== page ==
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Bible Commentaries

Preacher's Complete Homiletical Commentary
1 Chronicles 6

 

 

Verses 1-81

CRITICAL NOTES.] This chapter refers wholly to tribe of Levi. Gives the family of Aaron, 1Ch ; the descendants of Gershom, Kohath, and Merari, 1Ch 6:16-30; the pedigrees of the song-masters, 1Ch 6:31-48; the line from Aaron to Ahimaaz, 1Ch 6:49-53; and the towns assigned to the tribe, 1Ch 6:54-81.

1Ch .—The sons of Levi. The genealogy of Levi follows (Exo 6:16-25), as far as Phinehas, after which the writer must have had documents before him which have not come down to us [Speak. Com.].

1Ch .—Line of priests unto Captivity. This list must have been obtained from the priestly registers. It is given in inverse order (Ezr 7:1-5), with omission of names between Meraioth and Azariah II. It wants the name Meraioth between Ahitub II. and Zadok II. (1Ch 9:11). It is not a succession of high priests, but simply the line from Eleazar to Jehozadak [cf. Murphy]. Zadok, 1Ch 6:8, priest with Abiathar (2Sa 8:18), one probably in Gibeon, the other in Zion. Azariah, 1Ch 6:9, grandson of Zadok, in the court of Solomon (1Ki 4:2). Temple, 1Ch 6:10, first to distinguish it from second existing in days of writer. Amariah, 1Ch 6:11, high priest under Jehoshaphat (2Ch 19:11). Shallum, ch. 1Ch 9:11 (Neh 11:11). Hilkiah, 1Ch 6:12, in office under Josiah, took part in reformation then (2Ki 22:4-14; 2Ki 23:4; 2Ch 34:9-22). Seraiah, 1Ch 6:14, put to death by Nebuchadnezzar at time of Captivity (2Ki 25:18-21; Jer 52:24-27).

1Ch .—Sons of Levi. Having traced high priestly line from Levi to Jehozadak (1Ch 6:1-15), writer returns to fountain head and gives general account of branches of tribe of Levi as far as materials allow. 1Ch 6:16-21. The Gershomites, after first-born of Moses (Exo 2:22). 1Ch 6:17-19. These appear in Exodus 6. 1Ch 6:20-21. This line appears to coincide with part of that of Asaph (1Ch 6:39-43), except in Jeaterai, who may have been another son of Zerah. 1Ch 6:22-28. The Kohathites. The same as that of Heman (1Ch 6:33-38). Object of list to trace genealogy of Samuel, prophet and judge of Israel. 1Ch 6:29-30. The Merarites.

1Ch .—Pedigrees of the three song-masters. Asaph, Heman, Ethan, or Jeduthan (Psalms 89), sons of Korah, set over departments of musical service. House, a tent erected by David to receive the ark, considerable time before building of the Temple. Waited in order, instituted by David, doubtless directed by Holy Spirit, for regulation of worship.

1Ch . Shemuel, i.e., Samuel. 1Ch 6:48. Levites employed in door-keeping or attending to priests.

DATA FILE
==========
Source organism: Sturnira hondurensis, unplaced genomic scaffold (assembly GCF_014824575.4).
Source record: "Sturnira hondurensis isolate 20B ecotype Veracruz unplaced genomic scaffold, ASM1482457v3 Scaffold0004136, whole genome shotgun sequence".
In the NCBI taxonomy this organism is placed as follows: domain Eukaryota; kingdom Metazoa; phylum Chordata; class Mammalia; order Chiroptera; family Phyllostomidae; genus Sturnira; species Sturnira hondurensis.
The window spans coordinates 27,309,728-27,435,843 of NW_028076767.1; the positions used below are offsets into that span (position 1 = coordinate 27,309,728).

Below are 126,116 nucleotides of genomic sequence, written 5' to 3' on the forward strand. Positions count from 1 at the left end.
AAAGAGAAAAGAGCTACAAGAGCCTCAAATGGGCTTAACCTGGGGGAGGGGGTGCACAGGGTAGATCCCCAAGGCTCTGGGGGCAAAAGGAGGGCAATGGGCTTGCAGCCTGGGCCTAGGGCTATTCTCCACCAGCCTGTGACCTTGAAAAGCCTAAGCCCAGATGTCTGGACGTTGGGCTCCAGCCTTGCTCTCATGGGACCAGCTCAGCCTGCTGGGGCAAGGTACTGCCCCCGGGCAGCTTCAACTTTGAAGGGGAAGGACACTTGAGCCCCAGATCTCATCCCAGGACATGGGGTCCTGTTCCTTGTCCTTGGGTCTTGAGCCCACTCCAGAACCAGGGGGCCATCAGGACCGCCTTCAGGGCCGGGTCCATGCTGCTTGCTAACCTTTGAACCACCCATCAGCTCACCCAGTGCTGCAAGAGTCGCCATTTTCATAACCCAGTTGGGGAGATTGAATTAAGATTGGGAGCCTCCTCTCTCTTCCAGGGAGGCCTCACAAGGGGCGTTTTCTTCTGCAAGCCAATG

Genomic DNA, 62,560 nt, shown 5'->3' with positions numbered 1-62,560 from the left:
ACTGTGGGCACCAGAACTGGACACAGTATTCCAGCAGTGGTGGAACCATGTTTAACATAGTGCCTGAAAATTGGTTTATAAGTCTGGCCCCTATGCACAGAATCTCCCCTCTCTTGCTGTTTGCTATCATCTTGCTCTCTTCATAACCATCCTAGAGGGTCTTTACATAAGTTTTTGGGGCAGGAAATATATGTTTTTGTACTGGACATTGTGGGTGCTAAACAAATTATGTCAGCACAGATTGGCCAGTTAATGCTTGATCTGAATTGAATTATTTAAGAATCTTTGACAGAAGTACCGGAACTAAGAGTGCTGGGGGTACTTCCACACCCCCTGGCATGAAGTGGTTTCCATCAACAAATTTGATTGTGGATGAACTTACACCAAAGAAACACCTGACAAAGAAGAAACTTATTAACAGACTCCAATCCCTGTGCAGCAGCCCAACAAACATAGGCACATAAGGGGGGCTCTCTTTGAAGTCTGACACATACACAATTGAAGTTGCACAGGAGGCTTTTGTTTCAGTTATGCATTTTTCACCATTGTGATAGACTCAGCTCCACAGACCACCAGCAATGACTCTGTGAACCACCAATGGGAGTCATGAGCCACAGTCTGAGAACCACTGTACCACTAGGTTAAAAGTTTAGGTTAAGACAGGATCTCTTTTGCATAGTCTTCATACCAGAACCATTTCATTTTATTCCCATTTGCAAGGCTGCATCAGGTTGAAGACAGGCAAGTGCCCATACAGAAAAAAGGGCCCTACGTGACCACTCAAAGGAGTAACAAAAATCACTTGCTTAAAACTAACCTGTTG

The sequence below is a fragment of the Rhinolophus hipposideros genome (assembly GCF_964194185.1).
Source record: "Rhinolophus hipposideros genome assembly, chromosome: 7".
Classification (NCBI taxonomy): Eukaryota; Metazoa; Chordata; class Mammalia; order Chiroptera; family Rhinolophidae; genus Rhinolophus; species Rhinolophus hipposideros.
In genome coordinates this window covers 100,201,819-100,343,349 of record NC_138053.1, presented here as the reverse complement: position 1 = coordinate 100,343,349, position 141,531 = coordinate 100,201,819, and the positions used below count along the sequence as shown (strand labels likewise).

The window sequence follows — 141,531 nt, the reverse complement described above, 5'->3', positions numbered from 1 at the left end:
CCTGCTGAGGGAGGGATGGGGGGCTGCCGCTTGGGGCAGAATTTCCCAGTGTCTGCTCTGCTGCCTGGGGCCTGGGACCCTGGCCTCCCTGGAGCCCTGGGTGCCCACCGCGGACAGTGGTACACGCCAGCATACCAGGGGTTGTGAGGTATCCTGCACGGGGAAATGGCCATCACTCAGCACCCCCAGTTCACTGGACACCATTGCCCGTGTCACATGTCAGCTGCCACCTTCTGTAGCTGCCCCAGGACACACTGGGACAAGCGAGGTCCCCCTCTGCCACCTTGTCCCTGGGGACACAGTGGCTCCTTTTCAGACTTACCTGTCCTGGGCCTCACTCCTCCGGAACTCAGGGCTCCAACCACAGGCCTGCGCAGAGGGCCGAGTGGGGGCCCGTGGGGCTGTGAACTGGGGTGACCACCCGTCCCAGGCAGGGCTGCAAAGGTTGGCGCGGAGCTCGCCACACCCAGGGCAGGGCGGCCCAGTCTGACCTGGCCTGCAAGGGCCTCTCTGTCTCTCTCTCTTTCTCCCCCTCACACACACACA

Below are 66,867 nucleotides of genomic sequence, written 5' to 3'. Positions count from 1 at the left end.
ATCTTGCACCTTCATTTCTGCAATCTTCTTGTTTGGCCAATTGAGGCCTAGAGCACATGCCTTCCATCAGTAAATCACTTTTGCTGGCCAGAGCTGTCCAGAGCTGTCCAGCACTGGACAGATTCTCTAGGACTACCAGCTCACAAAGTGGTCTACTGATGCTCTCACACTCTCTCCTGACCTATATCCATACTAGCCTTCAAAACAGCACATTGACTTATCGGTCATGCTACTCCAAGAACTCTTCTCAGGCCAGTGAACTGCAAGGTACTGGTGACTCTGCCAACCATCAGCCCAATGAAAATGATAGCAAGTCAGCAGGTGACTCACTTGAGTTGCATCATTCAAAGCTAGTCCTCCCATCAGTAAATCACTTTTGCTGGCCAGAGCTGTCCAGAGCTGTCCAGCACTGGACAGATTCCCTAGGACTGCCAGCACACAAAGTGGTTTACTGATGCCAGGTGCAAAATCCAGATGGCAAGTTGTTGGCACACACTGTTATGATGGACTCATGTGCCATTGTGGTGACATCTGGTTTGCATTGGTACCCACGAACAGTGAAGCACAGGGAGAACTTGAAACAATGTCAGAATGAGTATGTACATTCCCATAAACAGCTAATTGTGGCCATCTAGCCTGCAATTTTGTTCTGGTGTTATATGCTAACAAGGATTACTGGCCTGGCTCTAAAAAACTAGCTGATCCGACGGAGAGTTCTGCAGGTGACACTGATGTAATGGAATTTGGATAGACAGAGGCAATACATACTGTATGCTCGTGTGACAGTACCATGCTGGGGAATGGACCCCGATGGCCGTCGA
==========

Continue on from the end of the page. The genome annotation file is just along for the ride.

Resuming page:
1Ch .—Office of Aaron and his sons (cf. 1Ch 6:3-8). Eleazar, third son, chief of Levites (Num 3:32), ministered with his brother Ithamar, before death of Aaron, and succeeded him (Num 20:28). In Eleazar's family high priesthood remained till the time of Eli, who was descended from Ithamar. It returned to Eleazar in Zadok, fulfilling the words of 1Sa 2:30.

1Ch .—The cities given to priestly families and to other Levites. Joshua 21, its parallel.

1Ch . Cities given to Aaron's family. Castles, places of defence against robbers or beasts of prey. 1Ch 6:61-81. Cities of the Levites, their number and distribution: 13 cities to Gershom, 1Ch 6:62; 1 Chronicles 12 to Merari, 1Ch 6:63, as in Jos 21:34-40; cities of other Kohathites, 1Ch 6:66-70; of Gershomites, 1Ch 6:71-76; and of Merarites, 1Ch 6:77-81. 1Ch 6:80-81, agree with those in Joshua. Ten only of twelve named. Only 42 out of 48 named, and some different from original cities assigned to Levites. This proof of accuracy of author. He remembers whole numbers in time of Joshua. But political arrangements readjusted in course of ages. State of things given which had supervened in time of David (1Ch 7:2) [cf. Murphy].

HOMILETICS

A GLANCE OF HISTORY.—1Ch

In these verses we have a glance from deliverance in Egypt to bondage in captivity. Notice two or three features of the period.

I. The inequalities of men. Inequalities physical, mental, and social appear in whatever light we regard mankind. In this list some exalted to sacred office and perform noble deeds. Others fall into sin and disgrace. Vast differences in character and career! Royalty and beggary, grandeur and wretchedness, palaces and slums! "There were two men in one city, the one rich and the other poor."

II. The vicissitudes of families. Aaron a priest, but Aaron's sons terrors of divine justice. Samuel a prophet, but Samuel's sons perverted justice and dishonoured religion. According to political and religious feeling, ancestors exalted and descendants rejected.

III. The events of Providence. Deliverance from bondage. Scenes of conflict and triumph. Times of revival, relapse and punishment. Accession and dethronement of kings. Providences, special, striking, and constant. "He hath not dealt so with any nation."

THE SONS OF LEVI.—1Ch

I. Their chief Fathers. Gershom the eldest, Kohath the second, and Merari the youngest son accompanied Levi into Egypt with Jacob (Gen ), and became heads of three great divisions of Levites.

II. Their numerous descendants. Many unknown or passed over. Others eminent in character, distinguished in service, and remarkable in career. Children of privilege and monuments of judgment, born in sunshine and dying in shadows. What a mixture of good men and bad men in life! What a contrast between character and circumstances, beginnings and ends!

THE MINISTRY OF SONG.—1Ch

Song a divine gift, has a mission or ministry.

I. Song an element of Christian worship. "The service of song in the house of the Lord." A branch of natural and revealed religion in all ages, prevalent in Jewish and heathen worship. A duty reverently to be performed. Its decay a mark of desolation (Eze ).

II. Song an expression of human feeling. Joy and sorrow, gratitude and prayer, must have appropriate and audible expression. When the ark is in captivity, in times of darkness and depression, our harps are hung upon the willows. When the ark finds rest and fixed residence in times of revival, we sing praise to God (David's joy, 2Sa ; 2Sa 16:1-3). "Is any merry? let him sing psalms."

III. Song a power for which its possessors are responsible. In pagan and Jewish nations recognised as a divine gift. It is a talent entrusted to individuals; a faculty to be cultivated, for which there is room, and which should be consecrated to God. The duty of all who have the gift to lay it upon the altar of God, in the home, the school, and the sanctuary.

HOMILETIC HINTS AND SUGGESTIONS

1Ch . Three chief Fathers. Their names, history, and pedigree.

1Ch . Nadab and Abihu. Improper spirit in worship; unlawful method and awful judgment. Perished on day of consecration! (Leviticus 10).

1Ch . Phineas, a memorable name (Num 25:7-13; Jos 22:10-33; Psa 106:30-31).